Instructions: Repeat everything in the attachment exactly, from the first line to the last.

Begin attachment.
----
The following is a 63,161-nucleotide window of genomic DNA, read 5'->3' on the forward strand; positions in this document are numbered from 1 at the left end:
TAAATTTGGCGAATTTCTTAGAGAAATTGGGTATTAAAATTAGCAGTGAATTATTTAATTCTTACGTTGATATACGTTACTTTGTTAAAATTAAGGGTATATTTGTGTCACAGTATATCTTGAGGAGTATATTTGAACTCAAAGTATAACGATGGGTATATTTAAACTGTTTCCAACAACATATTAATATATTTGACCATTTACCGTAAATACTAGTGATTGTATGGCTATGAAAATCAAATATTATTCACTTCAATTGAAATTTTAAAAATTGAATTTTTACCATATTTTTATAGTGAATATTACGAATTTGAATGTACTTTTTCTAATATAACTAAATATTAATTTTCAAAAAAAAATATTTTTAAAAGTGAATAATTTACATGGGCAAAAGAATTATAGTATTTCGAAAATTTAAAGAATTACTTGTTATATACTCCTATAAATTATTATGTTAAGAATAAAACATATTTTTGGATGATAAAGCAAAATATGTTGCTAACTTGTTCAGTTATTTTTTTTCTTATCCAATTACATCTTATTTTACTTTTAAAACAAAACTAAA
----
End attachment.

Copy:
The following is a 63,161-nucleotide window of genomic DNA, read 5'->3' on the forward strand; positions in this document are numbered from 1 at the left end:
TAAATTTGGCGAATTTCTTAGAGAAATTGGGTATTAAAATTAGCAGTGAATTATTTAATTCTTACGTTGATATACGTTACTTTGTTAAAATTAAGGGTATATTTGTGTCACAGTATATCTTGAGGAGTATATTTGAACTCAAAGTATAACGATGGGTATATTTAAACTGTTTCCAACAACATATTAATATATTTGACCATTTACCGTAAATACTAGTGATTGTATGGCTATGAAAATCAAATATTATTCACTTCAATTGAAATTTTAAAAATTGAATTTTTACCATATTTTTATAGTGAATATTACGAATTTGAATGTACTTTTTCTAATATAACTAAATATTAATTTTCAAAAAAAAATATTTTTAAAAGTGAATAATTTACATGGGCAAAAGAATTATAGTATTTCGAAAATTTAAAGAATTACTTGTTATATACTCCTATAAATTATTATGTTAAGAATAAAACATATTTTTGGATGATAAAGCAAAATATGTTGCTAACTTGTTCAGTTATTTTTTTTCTTATCCAATTACATCTTATTTTACTTTTAAAACAAAACTAAA